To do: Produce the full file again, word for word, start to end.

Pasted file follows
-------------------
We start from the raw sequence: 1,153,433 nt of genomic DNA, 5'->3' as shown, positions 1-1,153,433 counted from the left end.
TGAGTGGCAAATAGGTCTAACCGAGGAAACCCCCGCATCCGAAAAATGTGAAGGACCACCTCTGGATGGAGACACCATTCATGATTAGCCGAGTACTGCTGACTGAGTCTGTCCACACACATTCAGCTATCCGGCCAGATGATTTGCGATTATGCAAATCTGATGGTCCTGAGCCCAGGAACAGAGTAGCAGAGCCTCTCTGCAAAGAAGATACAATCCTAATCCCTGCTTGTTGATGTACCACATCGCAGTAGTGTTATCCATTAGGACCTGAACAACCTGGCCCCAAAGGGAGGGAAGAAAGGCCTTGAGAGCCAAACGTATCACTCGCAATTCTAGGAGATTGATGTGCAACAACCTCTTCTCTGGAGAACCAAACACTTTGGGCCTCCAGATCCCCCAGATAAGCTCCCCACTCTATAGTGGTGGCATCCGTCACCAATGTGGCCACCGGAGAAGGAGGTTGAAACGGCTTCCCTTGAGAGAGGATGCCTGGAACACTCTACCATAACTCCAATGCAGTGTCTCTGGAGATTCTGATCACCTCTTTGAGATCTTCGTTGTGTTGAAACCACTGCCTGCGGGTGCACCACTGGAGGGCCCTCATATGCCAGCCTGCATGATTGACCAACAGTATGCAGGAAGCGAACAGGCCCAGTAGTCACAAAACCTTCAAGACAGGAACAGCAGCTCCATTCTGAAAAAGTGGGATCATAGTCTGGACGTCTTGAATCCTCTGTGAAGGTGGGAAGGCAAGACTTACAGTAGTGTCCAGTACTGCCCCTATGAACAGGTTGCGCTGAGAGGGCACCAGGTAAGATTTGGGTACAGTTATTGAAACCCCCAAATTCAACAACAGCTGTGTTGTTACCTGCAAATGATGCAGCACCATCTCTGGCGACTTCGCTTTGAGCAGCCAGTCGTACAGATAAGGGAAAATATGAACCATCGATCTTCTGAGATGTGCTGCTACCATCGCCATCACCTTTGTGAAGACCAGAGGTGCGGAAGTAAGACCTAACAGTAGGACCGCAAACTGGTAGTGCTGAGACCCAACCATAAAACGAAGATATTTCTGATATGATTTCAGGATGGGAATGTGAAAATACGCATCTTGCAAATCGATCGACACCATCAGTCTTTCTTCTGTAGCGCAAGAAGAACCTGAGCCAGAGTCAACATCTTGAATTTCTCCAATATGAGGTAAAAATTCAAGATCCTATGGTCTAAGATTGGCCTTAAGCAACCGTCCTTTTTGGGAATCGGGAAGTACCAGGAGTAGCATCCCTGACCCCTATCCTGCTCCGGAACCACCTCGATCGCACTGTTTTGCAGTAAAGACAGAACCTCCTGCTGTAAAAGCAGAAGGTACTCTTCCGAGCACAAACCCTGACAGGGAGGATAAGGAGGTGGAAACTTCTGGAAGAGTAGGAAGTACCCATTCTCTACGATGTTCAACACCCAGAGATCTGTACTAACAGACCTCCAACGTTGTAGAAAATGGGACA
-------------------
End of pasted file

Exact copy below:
We start from the raw sequence: 1,153,433 nt of genomic DNA, 5'->3' as shown, positions 1-1,153,433 counted from the left end.
TGAGTGGCAAATAGGTCTAACCGAGGAAACCCCCGCATCCGAAAAATGTGAAGGACCACCTCTGGATGGAGACACCATTCATGATTAGCCGAGTACTGCTGACTGAGTCTGTCCACACACATTCAGCTATCCGGCCAGATGATTTGCGATTATGCAAATCTGATGGTCCTGAGCCCAGGAACAGAGTAGCAGAGCCTCTCTGCAAAGAAGATACAATCCTAATCCCTGCTTGTTGATGTACCACATCGCAGTAGTGTTATCCATTAGGACCTGAACAACCTGGCCCCAAAGGGAGGGAAGAAAGGCCTTGAGAGCCAAACGTATCACTCGCAATTCTAGGAGATTGATGTGCAACAACCTCTTCTCTGGAGAACCAAACACTTTGGGCCTCCAGATCCCCCAGATAAGCTCCCCACTCTATAGTGGTGGCATCCGTCACCAATGTGGCCACCGGAGAAGGAGGTTGAAACGGCTTCCCTTGAGAGAGGATGCCTGGAACACTCTACCATAACTCCAATGCAGTGTCTCTGGAGATTCTGATCACCTCTTTGAGATCTTCGTTGTGTTGAAACCACTGCCTGCGGGTGCACCACTGGAGGGCCCTCATATGCCAGCCTGCATGATTGACCAACAGTATGCAGGAAGCGAACAGGCCCAGTAGTCACAAAACCTTCAAGACAGGAACAGCAGCTCCATTCTGAAAAAGTGGGATCATAGTCTGGACGTCTTGAATCCTCTGTGAAGGTGGGAAGGCAAGACTTACAGTAGTGTCCAGTACTGCCCCTATGAACAGGTTGCGCTGAGAGGGCACCAGGTAAGATTTGGGTACAGTTATTGAAACCCCCAAATTCAACAACAGCTGTGTTGTTACCTGCAAATGATGCAGCACCATCTCTGGCGACTTCGCTTTGAGCAGCCAGTCGTACAGATAAGGGAAAATATGAACCATCGATCTTCTGAGATGTGCTGCTACCATCGCCATCACCTTTGTGAAGACCAGAGGTGCGGAAGTAAGACCTAACAGTAGGACCGCAAACTGGTAGTGCTGAGACCCAACCATAAAACGAAGATATTTCTGATATGATTTCAGGATGGGAATGTGAAAATACGCATCTTGCAAATCGATCGACACCATCAGTCTTTCTTCTGTAGCGCAAGAAGAACCTGAGCCAGAGTCAACATCTTGAATTTCTCCAATATGAGGTAAAAATTCAAGATCCTATGGTCTAAGATTGGCCTTAAGCAACCGTCCTTTTTGGGAATCGGGAAGTACCAGGAGTAGCATCCCTGACCCCTATCCTGCTCCGGAACCACCTCGATCGCACTGTTTTGCAGTAAAGACAGAACCTCCTGCTGTAAAAGCAGAAGGTACTCTTCCGAGCACAAACCCTGACAGGGAGGATAAGGAGGTGGAAACTTCTGGAAGAGTAGGAAGTACCCATTCTCTACGATGTTCAACACCCAGAGATCTGTACTAACAGACCTCCAACGTTGTAGAAAATGGGACA